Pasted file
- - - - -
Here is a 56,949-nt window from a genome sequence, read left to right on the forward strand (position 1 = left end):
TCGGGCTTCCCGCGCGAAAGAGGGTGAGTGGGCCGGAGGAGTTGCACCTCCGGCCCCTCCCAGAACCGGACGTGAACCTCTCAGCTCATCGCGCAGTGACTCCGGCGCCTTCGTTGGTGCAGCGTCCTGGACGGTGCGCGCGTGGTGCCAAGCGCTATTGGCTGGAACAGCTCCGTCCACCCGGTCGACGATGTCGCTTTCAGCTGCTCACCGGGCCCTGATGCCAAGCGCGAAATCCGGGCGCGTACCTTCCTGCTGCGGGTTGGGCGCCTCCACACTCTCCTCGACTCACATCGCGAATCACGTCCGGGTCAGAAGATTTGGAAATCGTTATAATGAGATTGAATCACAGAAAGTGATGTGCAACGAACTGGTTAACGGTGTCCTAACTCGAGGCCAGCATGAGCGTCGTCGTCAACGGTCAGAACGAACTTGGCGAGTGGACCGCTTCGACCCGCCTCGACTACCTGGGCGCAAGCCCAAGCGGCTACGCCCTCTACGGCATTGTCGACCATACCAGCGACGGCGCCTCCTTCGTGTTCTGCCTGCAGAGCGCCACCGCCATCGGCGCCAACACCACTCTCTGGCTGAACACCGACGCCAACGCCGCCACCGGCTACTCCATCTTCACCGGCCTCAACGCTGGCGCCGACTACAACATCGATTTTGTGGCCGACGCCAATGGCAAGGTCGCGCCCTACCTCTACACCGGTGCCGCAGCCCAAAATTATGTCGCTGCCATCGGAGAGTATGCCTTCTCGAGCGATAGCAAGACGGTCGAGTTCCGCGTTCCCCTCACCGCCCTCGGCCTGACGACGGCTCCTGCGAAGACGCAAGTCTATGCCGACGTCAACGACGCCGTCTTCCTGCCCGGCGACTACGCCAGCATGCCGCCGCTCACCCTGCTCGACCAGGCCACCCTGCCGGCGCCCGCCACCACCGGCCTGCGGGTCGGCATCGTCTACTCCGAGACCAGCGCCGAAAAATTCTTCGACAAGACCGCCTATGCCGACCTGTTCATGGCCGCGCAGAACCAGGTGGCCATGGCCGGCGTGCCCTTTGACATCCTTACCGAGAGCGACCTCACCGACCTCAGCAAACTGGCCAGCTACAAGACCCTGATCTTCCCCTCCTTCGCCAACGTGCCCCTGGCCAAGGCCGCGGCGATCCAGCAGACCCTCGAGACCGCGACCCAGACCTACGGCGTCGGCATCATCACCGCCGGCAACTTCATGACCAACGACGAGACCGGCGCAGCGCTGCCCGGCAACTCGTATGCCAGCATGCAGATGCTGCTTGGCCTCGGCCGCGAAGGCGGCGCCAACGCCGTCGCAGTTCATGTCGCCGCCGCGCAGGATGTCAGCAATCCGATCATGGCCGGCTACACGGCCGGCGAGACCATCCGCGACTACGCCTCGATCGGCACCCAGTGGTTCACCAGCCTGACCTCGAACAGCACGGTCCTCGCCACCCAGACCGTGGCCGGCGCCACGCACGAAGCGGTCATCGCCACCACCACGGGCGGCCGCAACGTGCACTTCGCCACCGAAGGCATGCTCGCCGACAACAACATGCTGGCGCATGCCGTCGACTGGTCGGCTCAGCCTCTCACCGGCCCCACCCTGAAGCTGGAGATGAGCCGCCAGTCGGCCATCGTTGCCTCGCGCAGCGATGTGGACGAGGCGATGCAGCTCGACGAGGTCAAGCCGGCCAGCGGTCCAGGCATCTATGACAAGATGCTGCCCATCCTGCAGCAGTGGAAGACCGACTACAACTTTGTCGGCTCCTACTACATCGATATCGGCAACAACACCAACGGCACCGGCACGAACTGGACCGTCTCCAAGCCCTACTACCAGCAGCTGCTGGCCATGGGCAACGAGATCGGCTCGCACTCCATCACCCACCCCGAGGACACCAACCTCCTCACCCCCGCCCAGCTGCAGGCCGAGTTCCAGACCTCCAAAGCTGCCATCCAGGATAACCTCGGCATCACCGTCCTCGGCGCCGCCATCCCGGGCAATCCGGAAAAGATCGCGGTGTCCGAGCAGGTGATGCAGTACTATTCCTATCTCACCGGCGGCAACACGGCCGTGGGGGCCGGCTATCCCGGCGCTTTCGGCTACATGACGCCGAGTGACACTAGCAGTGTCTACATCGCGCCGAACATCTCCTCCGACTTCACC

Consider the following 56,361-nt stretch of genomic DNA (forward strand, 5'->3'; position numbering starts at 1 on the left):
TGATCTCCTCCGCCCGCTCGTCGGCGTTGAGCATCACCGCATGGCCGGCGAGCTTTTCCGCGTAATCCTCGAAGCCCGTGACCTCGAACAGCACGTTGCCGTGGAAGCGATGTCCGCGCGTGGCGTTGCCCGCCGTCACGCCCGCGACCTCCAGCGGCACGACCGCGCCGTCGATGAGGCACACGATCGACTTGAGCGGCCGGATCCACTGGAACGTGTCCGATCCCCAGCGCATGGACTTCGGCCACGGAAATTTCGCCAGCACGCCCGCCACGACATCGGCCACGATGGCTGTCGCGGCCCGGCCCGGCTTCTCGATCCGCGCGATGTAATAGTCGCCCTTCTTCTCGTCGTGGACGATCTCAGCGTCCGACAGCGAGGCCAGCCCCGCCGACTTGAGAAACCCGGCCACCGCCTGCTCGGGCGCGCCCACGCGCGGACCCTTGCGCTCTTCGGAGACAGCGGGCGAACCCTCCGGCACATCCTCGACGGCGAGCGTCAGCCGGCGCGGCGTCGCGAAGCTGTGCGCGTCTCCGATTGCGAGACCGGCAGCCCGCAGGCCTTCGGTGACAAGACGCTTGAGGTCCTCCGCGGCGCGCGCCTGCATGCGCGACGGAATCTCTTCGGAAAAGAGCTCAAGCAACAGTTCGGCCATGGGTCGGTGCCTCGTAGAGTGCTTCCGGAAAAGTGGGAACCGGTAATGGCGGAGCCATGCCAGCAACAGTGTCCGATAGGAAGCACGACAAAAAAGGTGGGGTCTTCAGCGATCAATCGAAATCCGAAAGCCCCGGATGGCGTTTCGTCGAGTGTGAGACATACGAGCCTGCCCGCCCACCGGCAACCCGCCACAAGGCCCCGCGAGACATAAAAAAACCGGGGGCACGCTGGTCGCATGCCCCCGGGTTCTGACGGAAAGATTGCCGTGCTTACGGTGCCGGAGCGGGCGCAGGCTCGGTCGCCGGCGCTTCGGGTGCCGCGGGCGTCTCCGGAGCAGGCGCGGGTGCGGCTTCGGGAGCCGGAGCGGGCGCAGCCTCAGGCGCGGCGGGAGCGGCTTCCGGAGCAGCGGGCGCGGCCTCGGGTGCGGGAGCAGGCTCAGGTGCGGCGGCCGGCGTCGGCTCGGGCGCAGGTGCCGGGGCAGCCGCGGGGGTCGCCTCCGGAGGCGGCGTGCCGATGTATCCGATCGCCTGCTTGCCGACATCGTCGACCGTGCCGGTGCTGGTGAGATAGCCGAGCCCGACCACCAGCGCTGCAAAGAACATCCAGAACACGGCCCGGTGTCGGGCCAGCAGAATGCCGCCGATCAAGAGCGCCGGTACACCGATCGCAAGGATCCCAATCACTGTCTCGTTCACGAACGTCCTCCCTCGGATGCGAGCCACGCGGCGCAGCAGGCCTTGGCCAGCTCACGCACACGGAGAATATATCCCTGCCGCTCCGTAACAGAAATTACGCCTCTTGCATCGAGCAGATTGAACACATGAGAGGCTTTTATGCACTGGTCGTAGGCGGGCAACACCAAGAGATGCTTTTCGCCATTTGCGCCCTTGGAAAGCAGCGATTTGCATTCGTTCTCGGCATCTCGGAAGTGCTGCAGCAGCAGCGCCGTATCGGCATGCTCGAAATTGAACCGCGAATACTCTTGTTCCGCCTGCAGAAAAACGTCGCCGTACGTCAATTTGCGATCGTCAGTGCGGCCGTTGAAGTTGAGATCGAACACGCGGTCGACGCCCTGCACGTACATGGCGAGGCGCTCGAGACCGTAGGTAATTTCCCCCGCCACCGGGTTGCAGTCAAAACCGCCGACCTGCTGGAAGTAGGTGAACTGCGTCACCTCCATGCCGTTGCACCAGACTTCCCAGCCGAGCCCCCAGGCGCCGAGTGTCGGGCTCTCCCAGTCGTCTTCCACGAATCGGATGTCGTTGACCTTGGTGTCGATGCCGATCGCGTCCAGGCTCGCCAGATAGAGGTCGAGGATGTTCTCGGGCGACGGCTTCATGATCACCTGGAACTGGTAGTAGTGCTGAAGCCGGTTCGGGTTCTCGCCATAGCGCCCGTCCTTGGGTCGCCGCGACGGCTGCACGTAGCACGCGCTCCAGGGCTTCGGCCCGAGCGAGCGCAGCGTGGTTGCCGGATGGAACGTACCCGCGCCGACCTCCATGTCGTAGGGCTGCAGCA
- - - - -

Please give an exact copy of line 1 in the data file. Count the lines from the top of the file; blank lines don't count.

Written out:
Here is a 56,949-nt window from a genome sequence, read left to right on the forward strand (position 1 = left end):